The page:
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Victor Duarte Lledo
This paper uses a dynamic computable general equilibrium model (CGE) to analyze the macroeconomic and redistributive effects of replacing turnover and financial transaction taxes in Brazil by a consumption tax. In order to approximate Brazil's compliance with its fiscal adjustment targets, the proposed reform is subject to a non increasing path for the level of public debt. Despite an increase in the average consumption tax rate in the first years after the reform, a majority of individuals experienced an increase in their lifetime welfare. This result rejects the hypothesis that the on-going fiscal adjustment effort carried on by the Brazilian government was an obstacle to the implementation of a more efficient tax system.
Victor Duarte Lledo

This paper uses a dynamic computable general equilibrium model (CGE) to analyze the macroeconomic and redistributive effects of replacing turnover and financial transaction taxes in Brazil by a consumption tax. In order to approximate Brazil's compliance with its fiscal adjustment targets, the proposed reform is subject to a non increasing path for the level of public debt. Despite an increase in the average consumption tax rate in the first years after the reform, a majority of individuals experienced an increase in their lifetime welfare. This result rejects the hypothesis that the on-going fiscal adjustment effort carried on by the Brazilian government was an obstacle to the implementation of a more efficient tax system.

Victor Duarte Lledo
Ananya Kotia and Victor Duarte Lledo
This paper studies how fiscal rules interact with the intergovernmental fiscal framework to foster fiscal discipline among European subnational governments. We use political variables describing the fiscal attitudes of the central government as instruments to obtain consistent estimates of the impact of subnational fiscal rules on fiscal balances. The results suggest that the discipline-enhancing effect of fiscal rules is weaker when there are large “vertical fiscal imbalances” that is, large differences in revenue and spending assignments across the different levels of government. These findings imply that separate reforms to reduce excessive vertical fiscal imbalances complement a rules-based fiscal framework that is aimed at fostering fiscal discipline.
Ananya Kotia and Victor Duarte Lledo
Ananya Kotia and Victor Duarte Lledo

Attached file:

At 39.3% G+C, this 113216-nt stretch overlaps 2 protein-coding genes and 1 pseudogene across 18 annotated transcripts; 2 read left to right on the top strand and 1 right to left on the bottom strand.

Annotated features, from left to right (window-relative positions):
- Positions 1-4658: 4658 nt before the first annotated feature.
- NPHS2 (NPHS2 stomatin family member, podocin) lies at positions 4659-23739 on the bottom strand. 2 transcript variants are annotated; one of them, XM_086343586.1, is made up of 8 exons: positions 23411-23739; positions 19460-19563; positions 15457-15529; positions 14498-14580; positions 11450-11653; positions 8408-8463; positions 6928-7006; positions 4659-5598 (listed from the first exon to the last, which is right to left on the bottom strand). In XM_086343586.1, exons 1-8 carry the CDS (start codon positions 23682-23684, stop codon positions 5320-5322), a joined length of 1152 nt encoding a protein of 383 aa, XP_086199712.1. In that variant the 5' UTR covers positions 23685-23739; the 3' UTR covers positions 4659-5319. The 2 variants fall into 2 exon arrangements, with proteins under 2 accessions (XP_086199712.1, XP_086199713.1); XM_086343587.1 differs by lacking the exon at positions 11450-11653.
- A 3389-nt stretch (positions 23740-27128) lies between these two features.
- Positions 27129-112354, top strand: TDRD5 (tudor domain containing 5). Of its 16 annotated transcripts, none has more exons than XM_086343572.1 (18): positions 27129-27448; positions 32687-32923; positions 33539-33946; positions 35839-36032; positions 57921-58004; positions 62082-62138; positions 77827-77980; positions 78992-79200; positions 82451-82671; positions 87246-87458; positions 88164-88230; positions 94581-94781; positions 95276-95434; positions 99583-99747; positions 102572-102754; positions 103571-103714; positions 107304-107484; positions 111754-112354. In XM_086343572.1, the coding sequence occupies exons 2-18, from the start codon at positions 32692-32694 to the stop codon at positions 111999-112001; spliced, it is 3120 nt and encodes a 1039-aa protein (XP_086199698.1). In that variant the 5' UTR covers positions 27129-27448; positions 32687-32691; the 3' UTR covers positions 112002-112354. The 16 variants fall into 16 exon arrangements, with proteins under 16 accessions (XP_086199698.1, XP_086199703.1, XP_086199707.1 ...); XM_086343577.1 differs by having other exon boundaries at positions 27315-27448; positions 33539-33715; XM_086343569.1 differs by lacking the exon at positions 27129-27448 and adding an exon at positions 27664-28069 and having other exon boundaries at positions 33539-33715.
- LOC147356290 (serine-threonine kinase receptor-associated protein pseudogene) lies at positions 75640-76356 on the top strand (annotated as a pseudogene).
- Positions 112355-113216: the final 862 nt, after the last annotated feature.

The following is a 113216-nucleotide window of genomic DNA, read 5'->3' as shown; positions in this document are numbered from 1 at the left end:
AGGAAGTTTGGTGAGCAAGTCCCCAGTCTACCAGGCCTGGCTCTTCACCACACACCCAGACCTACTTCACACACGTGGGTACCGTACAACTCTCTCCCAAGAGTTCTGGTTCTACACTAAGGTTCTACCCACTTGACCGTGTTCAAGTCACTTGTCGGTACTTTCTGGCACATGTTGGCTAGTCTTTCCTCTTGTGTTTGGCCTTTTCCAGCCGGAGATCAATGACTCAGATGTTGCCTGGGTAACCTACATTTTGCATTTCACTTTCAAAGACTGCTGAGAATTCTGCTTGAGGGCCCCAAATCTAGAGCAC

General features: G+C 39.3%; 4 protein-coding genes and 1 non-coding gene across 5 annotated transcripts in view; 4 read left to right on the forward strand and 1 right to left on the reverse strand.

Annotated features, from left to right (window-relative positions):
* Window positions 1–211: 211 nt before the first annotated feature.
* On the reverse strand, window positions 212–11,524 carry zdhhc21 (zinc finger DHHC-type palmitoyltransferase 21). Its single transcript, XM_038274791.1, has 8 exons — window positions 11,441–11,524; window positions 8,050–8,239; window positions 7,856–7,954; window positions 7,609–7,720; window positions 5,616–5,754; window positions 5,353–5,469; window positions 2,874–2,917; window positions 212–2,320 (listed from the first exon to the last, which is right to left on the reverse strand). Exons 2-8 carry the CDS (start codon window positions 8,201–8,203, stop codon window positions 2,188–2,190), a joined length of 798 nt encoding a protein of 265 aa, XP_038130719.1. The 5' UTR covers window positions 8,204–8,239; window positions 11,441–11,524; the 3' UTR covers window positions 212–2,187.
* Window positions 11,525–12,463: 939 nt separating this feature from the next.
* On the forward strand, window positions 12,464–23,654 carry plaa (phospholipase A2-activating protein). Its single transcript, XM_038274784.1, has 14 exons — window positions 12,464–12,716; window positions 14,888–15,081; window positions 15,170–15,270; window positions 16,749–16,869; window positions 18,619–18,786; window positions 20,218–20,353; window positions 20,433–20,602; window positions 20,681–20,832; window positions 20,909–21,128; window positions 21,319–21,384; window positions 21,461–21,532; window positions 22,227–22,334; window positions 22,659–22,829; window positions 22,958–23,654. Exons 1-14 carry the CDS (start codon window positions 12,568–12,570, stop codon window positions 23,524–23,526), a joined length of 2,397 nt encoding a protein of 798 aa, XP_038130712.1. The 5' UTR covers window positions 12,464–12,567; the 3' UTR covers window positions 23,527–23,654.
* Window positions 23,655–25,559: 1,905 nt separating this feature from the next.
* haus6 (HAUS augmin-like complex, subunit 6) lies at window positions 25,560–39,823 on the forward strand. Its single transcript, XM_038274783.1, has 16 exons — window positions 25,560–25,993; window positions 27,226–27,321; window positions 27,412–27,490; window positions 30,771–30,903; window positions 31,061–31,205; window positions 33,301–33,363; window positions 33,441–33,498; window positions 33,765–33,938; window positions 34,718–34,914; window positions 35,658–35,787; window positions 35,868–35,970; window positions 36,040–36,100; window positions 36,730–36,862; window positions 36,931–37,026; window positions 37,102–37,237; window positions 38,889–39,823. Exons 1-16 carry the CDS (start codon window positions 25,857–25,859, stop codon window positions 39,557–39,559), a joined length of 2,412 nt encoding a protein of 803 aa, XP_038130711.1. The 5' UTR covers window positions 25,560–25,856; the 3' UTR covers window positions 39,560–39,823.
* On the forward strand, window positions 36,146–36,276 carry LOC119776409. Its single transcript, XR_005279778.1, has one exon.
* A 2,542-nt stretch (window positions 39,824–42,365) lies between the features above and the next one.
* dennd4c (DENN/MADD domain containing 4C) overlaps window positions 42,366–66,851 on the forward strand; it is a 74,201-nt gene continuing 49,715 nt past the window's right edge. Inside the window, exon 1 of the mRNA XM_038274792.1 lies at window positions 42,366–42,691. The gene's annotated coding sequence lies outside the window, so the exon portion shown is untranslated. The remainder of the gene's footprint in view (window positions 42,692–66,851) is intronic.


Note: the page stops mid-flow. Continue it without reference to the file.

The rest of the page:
This paper studies how fiscal rules interact with the intergovernmental fiscal framework to foster fiscal discipline among European subnational governments. We use political variables describing the fiscal attitudes of the central government as instruments to obtain consistent estimates of the impact of subnational fiscal rules on fiscal balances. The results suggest that the discipline-enhancing effect of fiscal rules is weaker when there are large “vertical fiscal imbalances” that is, large differences in revenue and spending assignments across the different levels of government. These findings imply that separate reforms to reduce excessive vertical fiscal imbalances complement a rules-based fiscal framework that is aimed at fostering fiscal discipline.

Victor Duarte Lledo and Mr. Roberto Perrelli
This paper uses a novel macroeconomic framework to identify policy and financing options to help Rwanda achieve its sustainable development goals (SDGs). Under current policies, Rwanda would meet its SDGs right after 2050. Active policies that combine fiscal reforms and higher private sector participation could fulfill more than one third of Rwanda’s post-pandemic SDG financing gap, enabling the country to meet its SDG targets by 2040. For Rwanda to meet its SDGs by 2030, active policies would need to be complemented with about 13¾ percentage points of GDP in additional resources annually until then.
Irene Yackovlev, Victor Duarte Lledo, and Lucie Gadenne
This paper documents cyclical patterns of government expenditures in sub-Saharan Africa since 1970 and explains variation between countries and over time. Controlling for endogeneity, it finds government expenditures to be slightly more procyclical in sub-Saharan Africa than in other developing countries and some evidence that procyclicality in Africa has declined in recent years after a period of sharp increase through the 1990s. Greater fiscal space, proxied by lower external debt, and better access to concessional financing, proxied by larger aid flows, seem to be important factors in diminishing procyclicality in the region. The role of institutions is less clear cut: changes in political institutions have no impact on procyclicality.
Victor Duarte Lledo and Mr. Marcos Poplawski Ribeiro
This paper investigates economic, political, and institutional constraints to fiscal policy implementation in sub-saharan Africa. We find that planned fiscal adjustments or expansions are less likely to be implemented the larger they are, the more inaccurate the growth forecasts they are based on, the more fragile the regulatory system in the country, and the weaker the institutions framing the design, approval, and execution of the budget. The findings support ongoing efforts in the region to improve the quality and timeliness of economic data; enhance forecasting capacity; adopt realistic fiscal plans; and strengthen governance, budgetary institutions, and public financial management procedures.
Victor Duarte Lledo and Mr. Roberto Perrelli